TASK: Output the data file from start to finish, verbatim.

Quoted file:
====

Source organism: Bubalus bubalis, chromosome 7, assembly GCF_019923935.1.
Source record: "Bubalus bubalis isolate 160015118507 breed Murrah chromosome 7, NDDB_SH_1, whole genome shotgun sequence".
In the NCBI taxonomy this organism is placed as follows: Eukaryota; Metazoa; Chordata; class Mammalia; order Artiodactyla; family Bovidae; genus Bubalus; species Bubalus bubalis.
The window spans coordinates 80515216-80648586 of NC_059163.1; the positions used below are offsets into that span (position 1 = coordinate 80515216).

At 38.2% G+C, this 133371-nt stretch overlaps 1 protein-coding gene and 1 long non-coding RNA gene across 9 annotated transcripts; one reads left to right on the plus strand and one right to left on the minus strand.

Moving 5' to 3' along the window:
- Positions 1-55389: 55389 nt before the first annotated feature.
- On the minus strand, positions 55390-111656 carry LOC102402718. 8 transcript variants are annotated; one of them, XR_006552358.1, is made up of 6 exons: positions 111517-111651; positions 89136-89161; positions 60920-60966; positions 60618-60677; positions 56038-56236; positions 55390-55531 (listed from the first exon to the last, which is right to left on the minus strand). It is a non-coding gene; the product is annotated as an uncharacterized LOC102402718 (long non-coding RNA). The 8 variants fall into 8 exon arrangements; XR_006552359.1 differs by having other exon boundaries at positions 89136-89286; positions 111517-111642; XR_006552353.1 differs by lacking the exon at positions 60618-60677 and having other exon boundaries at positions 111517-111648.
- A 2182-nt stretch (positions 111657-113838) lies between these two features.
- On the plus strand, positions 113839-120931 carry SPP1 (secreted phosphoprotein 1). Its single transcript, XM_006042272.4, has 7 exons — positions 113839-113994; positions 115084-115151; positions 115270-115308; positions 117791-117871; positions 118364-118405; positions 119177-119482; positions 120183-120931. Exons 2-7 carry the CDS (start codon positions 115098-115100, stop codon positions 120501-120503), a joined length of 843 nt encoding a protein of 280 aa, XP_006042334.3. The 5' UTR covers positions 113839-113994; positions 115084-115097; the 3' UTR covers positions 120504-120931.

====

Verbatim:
Source organism: Bubalus bubalis, chromosome 7, assembly GCF_019923935.1.
Source record: "Bubalus bubalis isolate 160015118507 breed Murrah chromosome 7, NDDB_SH_1, whole genome shotgun sequence".
In the NCBI taxonomy this organism is placed as follows: Eukaryota; Metazoa; Chordata; class Mammalia; order Artiodactyla; family Bovidae; genus Bubalus; species Bubalus bubalis.
The window spans coordinates 80515216-80648586 of NC_059163.1; the positions used below are offsets into that span (position 1 = coordinate 80515216).

At 38.2% G+C, this 133371-nt stretch overlaps 1 protein-coding gene and 1 long non-coding RNA gene across 9 annotated transcripts; one reads left to right on the plus strand and one right to left on the minus strand.

Moving 5' to 3' along the window:
- Positions 1-55389: 55389 nt before the first annotated feature.
- On the minus strand, positions 55390-111656 carry LOC102402718. 8 transcript variants are annotated; one of them, XR_006552358.1, is made up of 6 exons: positions 111517-111651; positions 89136-89161; positions 60920-60966; positions 60618-60677; positions 56038-56236; positions 55390-55531 (listed from the first exon to the last, which is right to left on the minus strand). It is a non-coding gene; the product is annotated as an uncharacterized LOC102402718 (long non-coding RNA). The 8 variants fall into 8 exon arrangements; XR_006552359.1 differs by having other exon boundaries at positions 89136-89286; positions 111517-111642; XR_006552353.1 differs by lacking the exon at positions 60618-60677 and having other exon boundaries at positions 111517-111648.
- A 2182-nt stretch (positions 111657-113838) lies between these two features.
- On the plus strand, positions 113839-120931 carry SPP1 (secreted phosphoprotein 1). Its single transcript, XM_006042272.4, has 7 exons — positions 113839-113994; positions 115084-115151; positions 115270-115308; positions 117791-117871; positions 118364-118405; positions 119177-119482; positions 120183-120931. Exons 2-7 carry the CDS (start codon positions 115098-115100, stop codon positions 120501-120503), a joined length of 843 nt encoding a protein of 280 aa, XP_006042334.3. The 5' UTR covers positions 113839-113994; positions 115084-115097; the 3' UTR covers positions 120504-120931.